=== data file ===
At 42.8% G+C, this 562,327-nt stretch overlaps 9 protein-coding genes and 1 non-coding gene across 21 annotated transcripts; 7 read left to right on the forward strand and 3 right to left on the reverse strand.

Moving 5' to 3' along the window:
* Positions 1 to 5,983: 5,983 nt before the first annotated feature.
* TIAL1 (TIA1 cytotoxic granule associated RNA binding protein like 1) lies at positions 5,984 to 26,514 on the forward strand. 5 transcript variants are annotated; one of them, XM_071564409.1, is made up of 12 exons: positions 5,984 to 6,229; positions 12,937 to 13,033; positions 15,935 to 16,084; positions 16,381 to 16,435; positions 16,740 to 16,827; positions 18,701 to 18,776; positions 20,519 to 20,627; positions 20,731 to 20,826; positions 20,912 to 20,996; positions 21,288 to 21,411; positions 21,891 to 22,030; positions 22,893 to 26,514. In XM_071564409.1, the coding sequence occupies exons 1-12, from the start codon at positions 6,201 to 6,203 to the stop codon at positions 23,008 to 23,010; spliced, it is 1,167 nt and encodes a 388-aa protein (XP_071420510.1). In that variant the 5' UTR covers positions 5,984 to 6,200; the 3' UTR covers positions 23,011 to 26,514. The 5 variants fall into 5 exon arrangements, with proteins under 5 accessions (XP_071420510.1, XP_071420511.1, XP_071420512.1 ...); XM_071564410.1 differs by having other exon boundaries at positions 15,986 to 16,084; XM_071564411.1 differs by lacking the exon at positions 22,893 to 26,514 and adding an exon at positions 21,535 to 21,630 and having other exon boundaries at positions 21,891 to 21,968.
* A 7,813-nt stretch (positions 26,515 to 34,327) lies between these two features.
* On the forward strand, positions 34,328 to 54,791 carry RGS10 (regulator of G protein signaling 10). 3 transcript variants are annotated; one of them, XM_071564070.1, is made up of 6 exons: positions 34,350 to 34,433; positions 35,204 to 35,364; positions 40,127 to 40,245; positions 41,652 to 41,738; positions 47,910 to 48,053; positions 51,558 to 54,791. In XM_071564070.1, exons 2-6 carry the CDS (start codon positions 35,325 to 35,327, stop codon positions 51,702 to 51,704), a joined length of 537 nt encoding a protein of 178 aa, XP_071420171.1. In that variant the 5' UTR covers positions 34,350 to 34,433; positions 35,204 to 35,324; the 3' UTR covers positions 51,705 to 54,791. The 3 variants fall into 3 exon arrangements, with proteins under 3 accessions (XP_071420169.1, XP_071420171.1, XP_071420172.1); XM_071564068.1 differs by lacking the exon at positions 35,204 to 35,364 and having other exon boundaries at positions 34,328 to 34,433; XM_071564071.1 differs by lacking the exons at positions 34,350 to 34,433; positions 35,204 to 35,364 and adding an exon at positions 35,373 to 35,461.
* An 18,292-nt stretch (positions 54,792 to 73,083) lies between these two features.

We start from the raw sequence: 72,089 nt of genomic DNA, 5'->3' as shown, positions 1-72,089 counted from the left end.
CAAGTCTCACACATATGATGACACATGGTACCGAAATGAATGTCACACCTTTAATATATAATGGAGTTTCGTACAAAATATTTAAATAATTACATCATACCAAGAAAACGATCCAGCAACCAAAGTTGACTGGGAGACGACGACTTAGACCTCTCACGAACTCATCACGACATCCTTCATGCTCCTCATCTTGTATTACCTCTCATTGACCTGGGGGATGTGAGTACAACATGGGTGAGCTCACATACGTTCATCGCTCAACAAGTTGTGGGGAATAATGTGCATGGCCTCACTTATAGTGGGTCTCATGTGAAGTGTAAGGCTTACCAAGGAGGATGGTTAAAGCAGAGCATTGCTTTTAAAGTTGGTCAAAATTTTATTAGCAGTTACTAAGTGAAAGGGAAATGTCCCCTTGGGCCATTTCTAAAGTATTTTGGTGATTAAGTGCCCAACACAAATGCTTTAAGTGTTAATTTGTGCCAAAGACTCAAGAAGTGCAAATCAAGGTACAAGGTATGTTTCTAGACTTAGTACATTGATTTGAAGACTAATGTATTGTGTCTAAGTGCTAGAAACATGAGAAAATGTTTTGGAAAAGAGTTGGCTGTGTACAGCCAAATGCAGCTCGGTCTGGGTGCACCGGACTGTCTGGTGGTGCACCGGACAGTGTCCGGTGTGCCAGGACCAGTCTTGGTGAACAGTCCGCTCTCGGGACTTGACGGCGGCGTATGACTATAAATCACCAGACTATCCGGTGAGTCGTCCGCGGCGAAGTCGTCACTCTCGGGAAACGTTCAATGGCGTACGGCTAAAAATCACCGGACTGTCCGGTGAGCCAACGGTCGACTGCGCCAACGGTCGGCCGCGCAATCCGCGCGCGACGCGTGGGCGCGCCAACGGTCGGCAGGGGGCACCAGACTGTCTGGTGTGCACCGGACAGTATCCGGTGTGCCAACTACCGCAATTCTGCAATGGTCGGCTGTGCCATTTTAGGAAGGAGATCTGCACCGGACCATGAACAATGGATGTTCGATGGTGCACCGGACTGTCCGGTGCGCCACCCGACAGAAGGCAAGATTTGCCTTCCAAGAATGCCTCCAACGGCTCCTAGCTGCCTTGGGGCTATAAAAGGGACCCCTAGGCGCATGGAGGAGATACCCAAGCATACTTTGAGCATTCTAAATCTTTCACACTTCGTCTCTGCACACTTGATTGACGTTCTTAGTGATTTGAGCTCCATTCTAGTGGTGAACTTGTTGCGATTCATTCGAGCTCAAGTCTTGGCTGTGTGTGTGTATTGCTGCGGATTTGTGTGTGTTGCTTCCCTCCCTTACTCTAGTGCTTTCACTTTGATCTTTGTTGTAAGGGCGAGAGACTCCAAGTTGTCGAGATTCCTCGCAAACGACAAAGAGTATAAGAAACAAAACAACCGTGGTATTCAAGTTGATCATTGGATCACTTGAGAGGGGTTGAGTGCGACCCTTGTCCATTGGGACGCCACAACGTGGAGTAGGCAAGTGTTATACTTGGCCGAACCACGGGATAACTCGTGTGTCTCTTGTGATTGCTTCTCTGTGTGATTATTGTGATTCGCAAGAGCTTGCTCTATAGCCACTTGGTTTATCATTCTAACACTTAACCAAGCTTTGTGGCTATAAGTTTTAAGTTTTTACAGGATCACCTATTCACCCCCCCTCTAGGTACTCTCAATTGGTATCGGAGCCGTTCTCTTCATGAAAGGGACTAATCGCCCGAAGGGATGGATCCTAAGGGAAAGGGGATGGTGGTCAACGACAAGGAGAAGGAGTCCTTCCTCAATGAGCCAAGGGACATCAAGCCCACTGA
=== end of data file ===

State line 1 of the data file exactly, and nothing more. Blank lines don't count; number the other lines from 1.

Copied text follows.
At 42.8% G+C, this 562,327-nt stretch overlaps 9 protein-coding genes and 1 non-coding gene across 21 annotated transcripts; 7 read left to right on the forward strand and 3 right to left on the reverse strand.